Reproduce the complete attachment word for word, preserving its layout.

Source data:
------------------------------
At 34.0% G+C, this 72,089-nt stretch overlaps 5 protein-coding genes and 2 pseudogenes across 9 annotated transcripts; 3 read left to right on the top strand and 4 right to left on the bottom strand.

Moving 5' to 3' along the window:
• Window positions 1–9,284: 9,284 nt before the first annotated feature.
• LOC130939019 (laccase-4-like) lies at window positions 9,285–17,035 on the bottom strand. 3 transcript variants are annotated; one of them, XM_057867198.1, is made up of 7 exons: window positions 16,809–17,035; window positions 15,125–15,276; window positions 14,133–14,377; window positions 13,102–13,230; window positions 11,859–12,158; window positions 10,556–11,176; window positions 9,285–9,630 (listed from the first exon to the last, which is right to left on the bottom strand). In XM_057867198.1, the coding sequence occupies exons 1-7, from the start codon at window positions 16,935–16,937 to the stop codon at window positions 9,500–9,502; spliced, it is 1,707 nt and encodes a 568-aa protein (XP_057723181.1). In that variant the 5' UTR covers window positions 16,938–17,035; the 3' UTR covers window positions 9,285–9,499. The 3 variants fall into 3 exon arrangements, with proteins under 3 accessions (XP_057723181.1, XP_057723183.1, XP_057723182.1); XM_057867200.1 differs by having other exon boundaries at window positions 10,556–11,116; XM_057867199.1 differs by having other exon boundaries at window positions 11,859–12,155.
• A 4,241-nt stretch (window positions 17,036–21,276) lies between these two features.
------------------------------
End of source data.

At 34.0% G+C, this 72,089-nt stretch overlaps 5 protein-coding genes and 2 pseudogenes across 9 annotated transcripts; 3 read left to right on the top strand and 4 right to left on the bottom strand.

Moving 5' to 3' along the window:
• Window positions 1–9,284: 9,284 nt before the first annotated feature.
• LOC130939019 (laccase-4-like) lies at window positions 9,285–17,035 on the bottom strand. 3 transcript variants are annotated; one of them, XM_057867198.1, is made up of 7 exons: window positions 16,809–17,035; window positions 15,125–15,276; window positions 14,133–14,377; window positions 13,102–13,230; window positions 11,859–12,158; window positions 10,556–11,176; window positions 9,285–9,630 (listed from the first exon to the last, which is right to left on the bottom strand). In XM_057867198.1, the coding sequence occupies exons 1-7, from the start codon at window positions 16,935–16,937 to the stop codon at window positions 9,500–9,502; spliced, it is 1,707 nt and encodes a 568-aa protein (XP_057723181.1). In that variant the 5' UTR covers window positions 16,938–17,035; the 3' UTR covers window positions 9,285–9,499. The 3 variants fall into 3 exon arrangements, with proteins under 3 accessions (XP_057723181.1, XP_057723183.1, XP_057723182.1); XM_057867200.1 differs by having other exon boundaries at window positions 10,556–11,116; XM_057867199.1 differs by having other exon boundaries at window positions 11,859–12,155.
• A 4,241-nt stretch (window positions 17,036–21,276) lies between these two features.